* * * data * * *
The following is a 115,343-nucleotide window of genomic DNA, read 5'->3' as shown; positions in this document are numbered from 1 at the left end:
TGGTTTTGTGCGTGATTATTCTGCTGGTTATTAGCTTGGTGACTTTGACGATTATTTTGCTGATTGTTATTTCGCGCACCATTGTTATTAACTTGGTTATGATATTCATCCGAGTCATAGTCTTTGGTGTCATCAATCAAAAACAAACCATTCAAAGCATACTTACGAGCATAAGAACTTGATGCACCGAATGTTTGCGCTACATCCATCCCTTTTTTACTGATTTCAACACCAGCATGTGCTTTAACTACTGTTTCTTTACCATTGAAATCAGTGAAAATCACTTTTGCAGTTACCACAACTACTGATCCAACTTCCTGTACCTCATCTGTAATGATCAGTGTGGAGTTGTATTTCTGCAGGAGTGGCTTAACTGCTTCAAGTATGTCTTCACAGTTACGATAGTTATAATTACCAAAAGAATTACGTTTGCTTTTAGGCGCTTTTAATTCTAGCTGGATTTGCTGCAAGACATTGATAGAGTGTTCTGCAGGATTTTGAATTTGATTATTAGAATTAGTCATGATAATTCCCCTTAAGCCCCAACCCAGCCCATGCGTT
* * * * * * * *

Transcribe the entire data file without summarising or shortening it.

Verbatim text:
The following is a 115,343-nucleotide window of genomic DNA, read 5'->3' as shown; positions in this document are numbered from 1 at the left end:
TGGTTTTGTGCGTGATTATTCTGCTGGTTATTAGCTTGGTGACTTTGACGATTATTTTGCTGATTGTTATTTCGCGCACCATTGTTATTAACTTGGTTATGATATTCATCCGAGTCATAGTCTTTGGTGTCATCAATCAAAAACAAACCATTCAAAGCATACTTACGAGCATAAGAACTTGATGCACCGAATGTTTGCGCTACATCCATCCCTTTTTTACTGATTTCAACACCAGCATGTGCTTTAACTACTGTTTCTTTACCATTGAAATCAGTGAAAATCACTTTTGCAGTTACCACAACTACTGATCCAACTTCCTGTACCTCATCTGTAATGATCAGTGTGGAGTTGTATTTCTGCAGGAGTGGCTTAACTGCTTCAAGTATGTCTTCACAGTTACGATAGTTATAATTACCAAAAGAATTACGTTTGCTTTTAGGCGCTTTTAATTCTAGCTGGATTTGCTGCAAGACATTGATAGAGTGTTCTGCAGGATTTTGAATTTGATTATTAGAATTAGTCATGATAATTCCCCTTAAGCCCCAACCCAGCCCATGCGTT